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Usalabs

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  1. Lol, I doubt I could teach you much, as I've already forgot most of it, and as they say, "if you don't use it, you lose it". and I haven't used BSL, in around 36 years, so much of it is lost, it just needs a refresher, to ignite it all. I would be interested in finding someone to 'refresh' my memory and to help build up speed. My time zone is MST (Mountain Standard Time), which is currently 8hrs behind the UK, which would mean for the hours between 12pm and 6pm UK time, I would need to be up between 4am and 10am, or if between the morning hours of 9am to 12pm UK time, I would need to be up between 1am and 4am, which would make it near impossible for communication between native BSL signers and me.
  2. As I'm already partly knowledged in BSL, and after looking at the differences in ASL and BSL, I found that ASL, is extremely difficult to learn, compared to BSL, I'm not saying that because I'm British, but BSL is what I was taught when I was younger, but now I'm 62 and at my age learning another completely different one would be impossible. What I wanted was for someone to help me improve what I already know, not to fail at learning something else from from scratch, then I can teach my wife, so that when I do eventually lose my hearing altogether, we can still communicate.
  3. I came across this website when I was looking for a way for me to teach my wife BSL, as I'm deaf in my right ear and losing hearing in the other, but I haven't used BSL since 1985, and have forgotten most of it, I can finger the alphabet but slow, and I can remember some of the signs for other words, but as I haven't used it in so long, it's like learning a language and not use it then forget it, as I used to be able to speak French many, many years a go, but have forgotten most of it, because there was nobody around that I could practice BSL with so that I wouldn't forget it. the problem is if I find someone to practice with, there'll be a huge time difference between the UK and the USA, currently, I am 7 hours behind the UK. I have another post in here explaining why I learnt BSL and forgot most of it.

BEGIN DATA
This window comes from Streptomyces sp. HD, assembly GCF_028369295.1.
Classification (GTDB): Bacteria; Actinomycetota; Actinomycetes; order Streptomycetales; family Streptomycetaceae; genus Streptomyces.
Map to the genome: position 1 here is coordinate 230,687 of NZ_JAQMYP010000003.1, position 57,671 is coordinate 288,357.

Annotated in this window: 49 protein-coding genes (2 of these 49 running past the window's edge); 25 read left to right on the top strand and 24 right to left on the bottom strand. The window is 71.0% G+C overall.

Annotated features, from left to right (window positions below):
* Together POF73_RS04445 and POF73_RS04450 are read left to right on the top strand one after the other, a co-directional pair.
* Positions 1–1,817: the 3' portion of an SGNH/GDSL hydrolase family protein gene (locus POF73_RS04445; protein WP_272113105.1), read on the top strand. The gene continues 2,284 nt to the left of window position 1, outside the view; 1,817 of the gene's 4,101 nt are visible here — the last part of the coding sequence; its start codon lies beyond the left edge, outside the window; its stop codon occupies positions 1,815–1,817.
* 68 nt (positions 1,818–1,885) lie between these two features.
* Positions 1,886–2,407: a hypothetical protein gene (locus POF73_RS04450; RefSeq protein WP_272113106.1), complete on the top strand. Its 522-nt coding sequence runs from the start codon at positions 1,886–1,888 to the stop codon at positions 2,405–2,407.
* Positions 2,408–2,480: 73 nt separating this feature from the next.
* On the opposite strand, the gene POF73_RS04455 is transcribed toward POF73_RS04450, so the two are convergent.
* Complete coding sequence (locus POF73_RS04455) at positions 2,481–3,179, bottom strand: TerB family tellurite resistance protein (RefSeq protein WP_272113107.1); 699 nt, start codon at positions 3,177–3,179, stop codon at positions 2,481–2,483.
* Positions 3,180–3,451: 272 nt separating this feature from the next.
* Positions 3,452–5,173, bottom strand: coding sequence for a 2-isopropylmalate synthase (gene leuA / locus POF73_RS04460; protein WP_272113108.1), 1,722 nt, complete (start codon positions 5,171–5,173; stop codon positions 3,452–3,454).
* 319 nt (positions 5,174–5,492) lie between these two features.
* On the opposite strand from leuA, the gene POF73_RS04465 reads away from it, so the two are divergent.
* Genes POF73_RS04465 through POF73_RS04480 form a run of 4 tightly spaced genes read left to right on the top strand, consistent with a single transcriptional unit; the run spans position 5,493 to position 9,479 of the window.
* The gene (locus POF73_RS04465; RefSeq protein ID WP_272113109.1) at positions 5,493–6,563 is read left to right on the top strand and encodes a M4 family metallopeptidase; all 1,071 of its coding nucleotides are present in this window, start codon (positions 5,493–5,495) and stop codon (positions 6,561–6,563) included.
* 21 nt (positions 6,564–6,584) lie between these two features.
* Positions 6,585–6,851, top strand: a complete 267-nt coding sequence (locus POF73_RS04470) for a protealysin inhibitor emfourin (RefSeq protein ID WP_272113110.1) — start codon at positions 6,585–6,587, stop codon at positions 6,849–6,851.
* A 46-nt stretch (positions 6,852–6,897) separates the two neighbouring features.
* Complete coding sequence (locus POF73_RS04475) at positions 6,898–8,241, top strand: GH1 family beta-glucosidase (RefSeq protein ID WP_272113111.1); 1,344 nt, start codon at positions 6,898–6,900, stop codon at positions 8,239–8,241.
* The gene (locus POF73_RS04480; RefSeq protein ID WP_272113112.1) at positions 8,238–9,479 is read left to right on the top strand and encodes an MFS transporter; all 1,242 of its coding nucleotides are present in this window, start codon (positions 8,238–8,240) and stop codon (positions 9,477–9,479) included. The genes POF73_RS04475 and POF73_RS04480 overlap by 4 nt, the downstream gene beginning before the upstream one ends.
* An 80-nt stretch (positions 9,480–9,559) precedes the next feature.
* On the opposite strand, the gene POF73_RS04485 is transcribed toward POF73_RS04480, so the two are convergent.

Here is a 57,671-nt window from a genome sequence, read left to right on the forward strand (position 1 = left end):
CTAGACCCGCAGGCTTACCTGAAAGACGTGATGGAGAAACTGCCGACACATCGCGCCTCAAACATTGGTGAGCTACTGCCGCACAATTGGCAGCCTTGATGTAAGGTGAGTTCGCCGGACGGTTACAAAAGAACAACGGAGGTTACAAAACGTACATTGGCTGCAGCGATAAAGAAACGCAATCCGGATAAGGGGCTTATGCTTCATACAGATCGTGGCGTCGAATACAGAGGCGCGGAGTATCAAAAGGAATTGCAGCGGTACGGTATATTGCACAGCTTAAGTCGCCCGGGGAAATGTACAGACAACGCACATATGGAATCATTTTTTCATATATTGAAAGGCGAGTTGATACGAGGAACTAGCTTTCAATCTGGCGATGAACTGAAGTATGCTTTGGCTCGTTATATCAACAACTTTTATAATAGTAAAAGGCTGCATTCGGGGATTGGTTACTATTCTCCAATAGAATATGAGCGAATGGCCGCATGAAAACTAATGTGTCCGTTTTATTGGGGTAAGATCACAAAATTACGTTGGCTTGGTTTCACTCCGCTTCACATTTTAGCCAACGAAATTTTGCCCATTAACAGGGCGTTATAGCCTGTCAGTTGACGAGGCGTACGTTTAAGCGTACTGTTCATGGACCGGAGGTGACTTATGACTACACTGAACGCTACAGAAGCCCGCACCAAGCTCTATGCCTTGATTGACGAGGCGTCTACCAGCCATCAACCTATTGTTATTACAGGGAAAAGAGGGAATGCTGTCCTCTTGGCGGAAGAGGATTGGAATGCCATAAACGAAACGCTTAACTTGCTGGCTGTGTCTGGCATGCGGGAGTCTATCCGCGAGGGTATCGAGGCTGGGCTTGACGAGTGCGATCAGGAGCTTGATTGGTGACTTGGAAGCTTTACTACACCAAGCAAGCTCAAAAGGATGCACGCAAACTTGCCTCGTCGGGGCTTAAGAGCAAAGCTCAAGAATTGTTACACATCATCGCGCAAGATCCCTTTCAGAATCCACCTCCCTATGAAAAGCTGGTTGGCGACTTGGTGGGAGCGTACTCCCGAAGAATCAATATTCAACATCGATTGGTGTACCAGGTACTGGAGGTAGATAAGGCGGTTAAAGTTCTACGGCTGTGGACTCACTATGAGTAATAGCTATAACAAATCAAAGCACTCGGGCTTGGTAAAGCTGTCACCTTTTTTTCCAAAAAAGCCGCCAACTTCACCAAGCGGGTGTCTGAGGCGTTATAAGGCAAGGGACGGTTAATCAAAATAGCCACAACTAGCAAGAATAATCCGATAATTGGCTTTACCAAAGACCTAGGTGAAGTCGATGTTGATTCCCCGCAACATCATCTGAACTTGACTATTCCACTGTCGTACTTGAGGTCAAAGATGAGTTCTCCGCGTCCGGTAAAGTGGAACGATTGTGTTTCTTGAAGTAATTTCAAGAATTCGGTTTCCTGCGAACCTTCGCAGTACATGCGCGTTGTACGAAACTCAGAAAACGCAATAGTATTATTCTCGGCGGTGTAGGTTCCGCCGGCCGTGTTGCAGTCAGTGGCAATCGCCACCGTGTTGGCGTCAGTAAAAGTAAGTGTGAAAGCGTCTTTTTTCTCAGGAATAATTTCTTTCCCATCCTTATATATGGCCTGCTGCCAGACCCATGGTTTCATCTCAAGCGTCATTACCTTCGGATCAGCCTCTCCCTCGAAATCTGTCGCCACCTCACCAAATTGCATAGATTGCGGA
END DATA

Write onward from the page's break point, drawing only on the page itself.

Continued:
4. Way back in 1975 when I was in boarding school, I was taught BSL at a night school, but over the years until 1985 I had no reason to use it, but then I met and married a partially deaf woman, and all her family, brother, sister, mother and father were totally deaf, and seeing that I knew BSL (well as much as I could remember), I mostly had to 'mouth' the words, because I wasn't fast enough for them to understand, and, on top of that, I made so many mistakes and took too long to remember what a sign was for a word, but the marriage only lasted 3 years, and ended in late 1987, and since then all I've remembered was the finger alphabet, then from 1987 to this day, I've never had to use sign language, then in 2001, I moved from the UK to the US, and a few years later married an American woman, and I still never had to use sign language until now, well, sort of, I'm 62 and have completely lost my hearing in my right hear and losing hearing in my left, and I have to teach my wife BSL, but I can only teach her the finger alphabet, which is mostly what I remember, and I'm not as fast as I should be either. So I was wondering if there's a way I can practice to get up to speed? It may takes a while, but as I already know the finger alphabet, it shouldn't be a problem figuring out the rest. They say the best way to continue where one left off is to practice with someone, but I don't know anyone here where I live that's deaf and if I did, it'll mostly be ASL, that they use.
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